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Hong Kong’s largest security trial closes, activists await subversion verdict

The defendants of Hong Kong's largest national security case represent a cross-section of the city's opposition, from elected lawmakers to academics
The defendants of Hong Kong's largest national security case represent a cross-section of the city's opposition, from elected lawmakers to academics - Copyright AFP Peter PARKS
The defendants of Hong Kong's largest national security case represent a cross-section of the city's opposition, from elected lawmakers to academics - Copyright AFP Peter PARKS

Hong Kong’s largest national security case, in which 47 pro-democracy activists are accused of subversion, closed on Monday with a verdict expected in three or four months.

The defendants represent a cross-section of Hong Kong’s opposition — from democratically elected lawmakers to academics — which has been effectively squashed after China imposed the sweeping national security law in 2020 to quell dissent.

Enacted after the city saw massive, and at times violent, pro-democracy protests, the law is regarded by critics as a clampdown on liberties that Hong Kong has enjoyed under an agreement Britain reached with China before handing the city over in 1997. 

The case has dragged on for more than 1,000 days since authorities first filed charges and is being closely observed as a bellwether for Hong Kong’s political environment. 

The group of 47 were jointly charged with “conspiracy to subvert state power” for organising, joining and supporting an unofficial primary election in July 2020 to shortlist pro-democracy candidates for the legislature election. 

The prosecution alleged the group intended to obtain the legislature majority with the primary winners, then to compel the government to meet demands raised by protesters by threatening to indiscriminately veto the annual budget.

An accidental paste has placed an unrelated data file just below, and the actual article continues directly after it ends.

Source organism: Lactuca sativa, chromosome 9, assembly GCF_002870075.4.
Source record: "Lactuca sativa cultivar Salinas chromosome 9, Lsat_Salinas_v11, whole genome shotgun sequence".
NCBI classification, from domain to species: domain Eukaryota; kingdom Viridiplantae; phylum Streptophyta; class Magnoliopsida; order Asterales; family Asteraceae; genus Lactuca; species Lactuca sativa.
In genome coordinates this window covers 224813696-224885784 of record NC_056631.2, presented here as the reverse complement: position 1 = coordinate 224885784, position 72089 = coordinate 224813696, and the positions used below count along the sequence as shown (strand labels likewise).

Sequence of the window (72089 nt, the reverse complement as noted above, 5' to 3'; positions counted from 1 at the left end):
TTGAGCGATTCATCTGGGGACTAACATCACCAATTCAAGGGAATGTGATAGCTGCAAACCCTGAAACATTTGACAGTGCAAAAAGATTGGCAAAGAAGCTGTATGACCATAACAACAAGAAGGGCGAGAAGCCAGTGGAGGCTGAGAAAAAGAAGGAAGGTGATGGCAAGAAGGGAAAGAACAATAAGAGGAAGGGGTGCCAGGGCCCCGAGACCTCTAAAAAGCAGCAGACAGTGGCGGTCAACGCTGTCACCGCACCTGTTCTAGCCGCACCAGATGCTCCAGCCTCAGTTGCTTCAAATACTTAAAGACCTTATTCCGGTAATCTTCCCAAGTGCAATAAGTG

The final debates included a focus on whether vetoing the budget was a constitutional power provided by the Basic Law — Hong Kong’s mini-constitution — or an “unlawful means” to the alleged subversive plot.

“We are talking about somebody doing something in breach of the central principles” of the Basic Law, leading prosecutor Jonathan Man told the court. 

While the prosecution argued that “unlawful means” does not need to be violent, defence lawyers said it must involve “physical coercion” or “criminal acts”. 

Defence lawyer Kevin Chan said the prosecution did not have any case or statute to back its definition of “unlawful”. 

“What the prosecution has alleged would not amount to subversion in any other common law jurisdiction — it would be considered normal politics,” said defence lawyer Trevor Beel. 

Most of the group have been jailed for nearly three years since being charged in early 2021, with 31 pleading guilty and 16 standing trial since February.

The 118-day trial has been conducted without a jury — a major departure from Hong Kong’s 178-year-old common law tradition — as ordered by the secretary for justice to prevent the “involvement of foreign elements”. 

Presided over by three government-picked senior judges, the court will deliver a verdict in “tentatively three to four months”. 

AFP
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With 2,400 staff representing 100 different nationalities, AFP covers the world as a leading global news agency. AFP provides fast, comprehensive and verified coverage of the issues affecting our daily lives.

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